Traders and journalists crowd the trading floor of the New York Stock Exchange on the morning of Twitter's public stock debut on Nov. 7, 2013.
After Twitter stock dropped 10% in early trading on Tuesday morning, the company's stock continued to fall almost 18% in the wake of the lockup period's end.
At an all-time low of less than $32 a share, the drop in Twitter stock when compared to other companies like Facebook, Yelp and Google could spell more bad news for the company.
When a company first goes public, early investors cannot sell their shares for a set amount of time, known as a lockup period. When the lockup period ends, those investors typically sell their shares to cash in on their investments, usually resulting in a company's stocks falling, like Twitter has seen when its lockup period ended on Monday.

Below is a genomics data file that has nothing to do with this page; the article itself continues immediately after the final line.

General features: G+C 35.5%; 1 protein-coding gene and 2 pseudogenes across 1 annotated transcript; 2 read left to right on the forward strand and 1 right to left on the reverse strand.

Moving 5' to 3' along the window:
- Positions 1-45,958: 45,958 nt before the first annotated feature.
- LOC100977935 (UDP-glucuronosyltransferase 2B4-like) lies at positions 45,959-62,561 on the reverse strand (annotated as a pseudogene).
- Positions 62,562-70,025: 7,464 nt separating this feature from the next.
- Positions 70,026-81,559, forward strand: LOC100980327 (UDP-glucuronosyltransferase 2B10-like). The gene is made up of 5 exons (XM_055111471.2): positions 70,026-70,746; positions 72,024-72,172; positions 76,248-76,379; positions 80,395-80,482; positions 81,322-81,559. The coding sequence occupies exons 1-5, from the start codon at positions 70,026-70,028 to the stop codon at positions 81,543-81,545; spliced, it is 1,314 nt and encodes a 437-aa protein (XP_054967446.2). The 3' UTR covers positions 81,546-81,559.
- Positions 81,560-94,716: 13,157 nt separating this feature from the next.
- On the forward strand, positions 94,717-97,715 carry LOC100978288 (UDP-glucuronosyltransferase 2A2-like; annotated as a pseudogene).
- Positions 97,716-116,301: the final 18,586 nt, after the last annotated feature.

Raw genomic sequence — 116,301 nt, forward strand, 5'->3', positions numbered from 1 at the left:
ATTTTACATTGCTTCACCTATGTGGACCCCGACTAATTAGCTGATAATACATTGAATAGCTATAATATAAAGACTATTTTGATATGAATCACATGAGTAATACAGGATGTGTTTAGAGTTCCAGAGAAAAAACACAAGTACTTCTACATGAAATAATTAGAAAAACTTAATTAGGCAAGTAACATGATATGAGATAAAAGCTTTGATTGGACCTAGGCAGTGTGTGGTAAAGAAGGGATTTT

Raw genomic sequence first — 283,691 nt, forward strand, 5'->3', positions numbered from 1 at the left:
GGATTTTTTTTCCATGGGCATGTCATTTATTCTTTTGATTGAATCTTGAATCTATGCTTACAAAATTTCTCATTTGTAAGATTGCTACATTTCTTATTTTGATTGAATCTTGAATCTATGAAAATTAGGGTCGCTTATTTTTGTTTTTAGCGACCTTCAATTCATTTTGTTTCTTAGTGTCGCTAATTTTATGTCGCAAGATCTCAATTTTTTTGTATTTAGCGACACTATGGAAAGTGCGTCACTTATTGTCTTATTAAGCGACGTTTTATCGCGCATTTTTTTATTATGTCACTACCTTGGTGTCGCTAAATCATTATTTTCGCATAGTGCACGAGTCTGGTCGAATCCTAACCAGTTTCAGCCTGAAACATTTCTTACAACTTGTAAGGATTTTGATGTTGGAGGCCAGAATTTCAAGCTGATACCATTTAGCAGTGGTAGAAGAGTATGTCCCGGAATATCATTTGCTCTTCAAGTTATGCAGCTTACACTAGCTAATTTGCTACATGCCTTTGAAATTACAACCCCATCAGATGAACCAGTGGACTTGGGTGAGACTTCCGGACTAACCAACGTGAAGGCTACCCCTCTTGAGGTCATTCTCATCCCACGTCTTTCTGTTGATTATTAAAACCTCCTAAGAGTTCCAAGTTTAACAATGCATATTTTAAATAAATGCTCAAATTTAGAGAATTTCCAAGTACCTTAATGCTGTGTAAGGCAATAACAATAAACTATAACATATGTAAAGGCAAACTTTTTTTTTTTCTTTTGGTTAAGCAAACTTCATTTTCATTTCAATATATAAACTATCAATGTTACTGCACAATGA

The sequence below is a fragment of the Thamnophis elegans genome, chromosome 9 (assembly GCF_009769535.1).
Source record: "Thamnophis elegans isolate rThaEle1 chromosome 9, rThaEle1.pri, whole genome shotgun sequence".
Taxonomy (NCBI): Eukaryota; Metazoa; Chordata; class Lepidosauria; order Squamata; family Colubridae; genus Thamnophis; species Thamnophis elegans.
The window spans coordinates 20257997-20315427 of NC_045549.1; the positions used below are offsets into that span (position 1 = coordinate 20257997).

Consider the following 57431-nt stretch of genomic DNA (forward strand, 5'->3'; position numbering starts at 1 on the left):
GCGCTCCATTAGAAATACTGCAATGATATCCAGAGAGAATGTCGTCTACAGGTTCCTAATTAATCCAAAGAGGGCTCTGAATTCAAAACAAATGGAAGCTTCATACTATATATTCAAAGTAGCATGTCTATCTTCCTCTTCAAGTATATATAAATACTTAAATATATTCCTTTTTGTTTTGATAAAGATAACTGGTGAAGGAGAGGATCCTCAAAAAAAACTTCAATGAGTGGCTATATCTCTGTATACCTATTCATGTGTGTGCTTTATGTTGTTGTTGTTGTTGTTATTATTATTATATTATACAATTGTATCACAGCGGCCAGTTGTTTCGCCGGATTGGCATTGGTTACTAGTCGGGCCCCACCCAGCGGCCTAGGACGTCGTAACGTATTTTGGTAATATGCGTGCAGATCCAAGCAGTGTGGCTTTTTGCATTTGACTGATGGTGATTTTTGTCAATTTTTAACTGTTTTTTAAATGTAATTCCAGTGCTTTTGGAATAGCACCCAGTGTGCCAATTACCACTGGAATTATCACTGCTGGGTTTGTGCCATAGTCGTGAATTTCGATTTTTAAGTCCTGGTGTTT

While it's typical for companies to see a dip in stock prices, Twitter's seems to be more significant than Google's 6.7% drop and Facebook's 12.6% gain — a surprise by many in November 2012 when most experts expected Facebook's stock to nose dive.
The following chart, created by Statista, further details how Twitter's stock prices post-lockup compare to other companies:
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